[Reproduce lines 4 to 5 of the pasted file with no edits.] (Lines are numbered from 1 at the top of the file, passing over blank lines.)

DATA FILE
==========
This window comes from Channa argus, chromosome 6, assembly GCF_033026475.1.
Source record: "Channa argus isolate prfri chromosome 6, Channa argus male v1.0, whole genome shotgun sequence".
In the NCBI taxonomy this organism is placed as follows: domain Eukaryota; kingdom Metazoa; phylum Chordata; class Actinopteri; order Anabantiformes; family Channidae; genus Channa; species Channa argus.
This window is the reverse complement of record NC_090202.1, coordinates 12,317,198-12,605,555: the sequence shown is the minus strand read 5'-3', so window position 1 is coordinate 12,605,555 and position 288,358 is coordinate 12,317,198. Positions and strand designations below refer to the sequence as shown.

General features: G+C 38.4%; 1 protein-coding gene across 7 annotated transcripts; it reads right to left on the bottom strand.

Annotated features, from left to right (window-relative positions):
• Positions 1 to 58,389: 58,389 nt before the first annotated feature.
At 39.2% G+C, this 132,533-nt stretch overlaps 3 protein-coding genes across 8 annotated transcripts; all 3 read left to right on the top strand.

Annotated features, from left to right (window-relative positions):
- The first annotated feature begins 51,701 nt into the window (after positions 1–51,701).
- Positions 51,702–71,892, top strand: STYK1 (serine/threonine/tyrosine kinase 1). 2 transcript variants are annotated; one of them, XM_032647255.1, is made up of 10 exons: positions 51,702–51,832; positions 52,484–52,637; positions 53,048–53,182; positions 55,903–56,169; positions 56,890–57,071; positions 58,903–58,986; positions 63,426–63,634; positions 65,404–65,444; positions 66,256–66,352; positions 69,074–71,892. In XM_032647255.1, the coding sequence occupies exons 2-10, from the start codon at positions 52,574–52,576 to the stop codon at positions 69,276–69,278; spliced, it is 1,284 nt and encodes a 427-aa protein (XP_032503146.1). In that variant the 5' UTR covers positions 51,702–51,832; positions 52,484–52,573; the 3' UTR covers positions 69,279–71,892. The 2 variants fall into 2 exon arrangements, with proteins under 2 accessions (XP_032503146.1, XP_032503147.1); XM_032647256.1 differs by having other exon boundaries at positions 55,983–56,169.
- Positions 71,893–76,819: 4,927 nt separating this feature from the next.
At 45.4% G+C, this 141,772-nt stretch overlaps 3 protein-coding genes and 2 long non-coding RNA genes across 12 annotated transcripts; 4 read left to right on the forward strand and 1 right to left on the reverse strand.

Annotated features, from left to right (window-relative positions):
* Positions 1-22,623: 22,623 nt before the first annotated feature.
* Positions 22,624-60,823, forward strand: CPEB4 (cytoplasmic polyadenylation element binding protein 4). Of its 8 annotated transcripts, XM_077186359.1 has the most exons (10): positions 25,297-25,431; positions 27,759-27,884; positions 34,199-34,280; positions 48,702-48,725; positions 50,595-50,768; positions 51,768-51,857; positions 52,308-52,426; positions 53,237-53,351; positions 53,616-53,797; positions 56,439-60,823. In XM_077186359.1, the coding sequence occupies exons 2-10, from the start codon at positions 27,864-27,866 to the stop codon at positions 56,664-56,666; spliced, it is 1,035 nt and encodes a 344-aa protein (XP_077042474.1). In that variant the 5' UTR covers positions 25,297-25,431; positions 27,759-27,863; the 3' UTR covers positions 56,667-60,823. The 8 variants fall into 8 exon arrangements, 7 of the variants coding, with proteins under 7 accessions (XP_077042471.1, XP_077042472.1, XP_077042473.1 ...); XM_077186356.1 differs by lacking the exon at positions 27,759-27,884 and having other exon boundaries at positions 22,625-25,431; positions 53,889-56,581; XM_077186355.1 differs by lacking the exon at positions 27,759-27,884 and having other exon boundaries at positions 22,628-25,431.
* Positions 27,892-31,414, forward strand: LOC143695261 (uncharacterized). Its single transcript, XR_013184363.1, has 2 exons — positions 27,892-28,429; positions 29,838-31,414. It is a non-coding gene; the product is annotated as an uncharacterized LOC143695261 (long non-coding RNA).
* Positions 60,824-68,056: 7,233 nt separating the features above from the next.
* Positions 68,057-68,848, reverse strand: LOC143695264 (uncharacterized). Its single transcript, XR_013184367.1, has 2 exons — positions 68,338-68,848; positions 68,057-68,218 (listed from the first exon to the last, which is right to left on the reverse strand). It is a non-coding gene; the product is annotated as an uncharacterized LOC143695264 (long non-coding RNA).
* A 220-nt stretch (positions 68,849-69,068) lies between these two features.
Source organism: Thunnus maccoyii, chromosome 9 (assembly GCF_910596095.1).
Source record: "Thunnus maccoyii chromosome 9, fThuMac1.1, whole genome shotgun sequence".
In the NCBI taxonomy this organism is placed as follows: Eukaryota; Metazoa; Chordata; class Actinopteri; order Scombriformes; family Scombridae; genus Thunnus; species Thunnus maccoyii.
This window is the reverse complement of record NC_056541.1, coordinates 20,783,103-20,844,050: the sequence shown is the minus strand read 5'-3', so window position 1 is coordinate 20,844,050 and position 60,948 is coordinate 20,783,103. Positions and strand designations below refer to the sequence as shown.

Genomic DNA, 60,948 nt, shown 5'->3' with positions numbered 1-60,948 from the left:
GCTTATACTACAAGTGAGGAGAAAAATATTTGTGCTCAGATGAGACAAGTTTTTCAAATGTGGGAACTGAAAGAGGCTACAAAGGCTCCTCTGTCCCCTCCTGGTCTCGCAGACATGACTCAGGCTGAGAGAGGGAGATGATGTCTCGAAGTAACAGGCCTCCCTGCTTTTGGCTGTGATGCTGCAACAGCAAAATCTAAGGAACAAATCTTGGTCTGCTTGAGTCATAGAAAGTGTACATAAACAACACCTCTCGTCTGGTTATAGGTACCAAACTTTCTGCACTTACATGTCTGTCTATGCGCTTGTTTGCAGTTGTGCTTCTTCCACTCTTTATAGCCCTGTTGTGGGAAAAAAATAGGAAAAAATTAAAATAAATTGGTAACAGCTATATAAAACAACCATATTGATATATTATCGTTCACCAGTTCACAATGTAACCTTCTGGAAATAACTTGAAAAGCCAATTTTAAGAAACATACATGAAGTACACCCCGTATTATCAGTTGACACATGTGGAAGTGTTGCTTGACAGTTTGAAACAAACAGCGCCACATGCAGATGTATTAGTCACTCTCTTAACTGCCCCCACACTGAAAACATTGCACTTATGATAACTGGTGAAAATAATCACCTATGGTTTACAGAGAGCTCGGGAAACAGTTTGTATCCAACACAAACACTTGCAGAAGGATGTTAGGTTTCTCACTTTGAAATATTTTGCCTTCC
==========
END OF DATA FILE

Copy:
This window is the reverse complement of record NC_090202.1, coordinates 12,317,198-12,605,555: the sequence shown is the minus strand read 5'-3', so window position 1 is coordinate 12,605,555 and position 288,358 is coordinate 12,317,198. Positions and strand designations below refer to the sequence as shown.

General features: G+C 38.4%; 1 protein-coding gene across 7 annotated transcripts; it reads right to left on the bottom strand.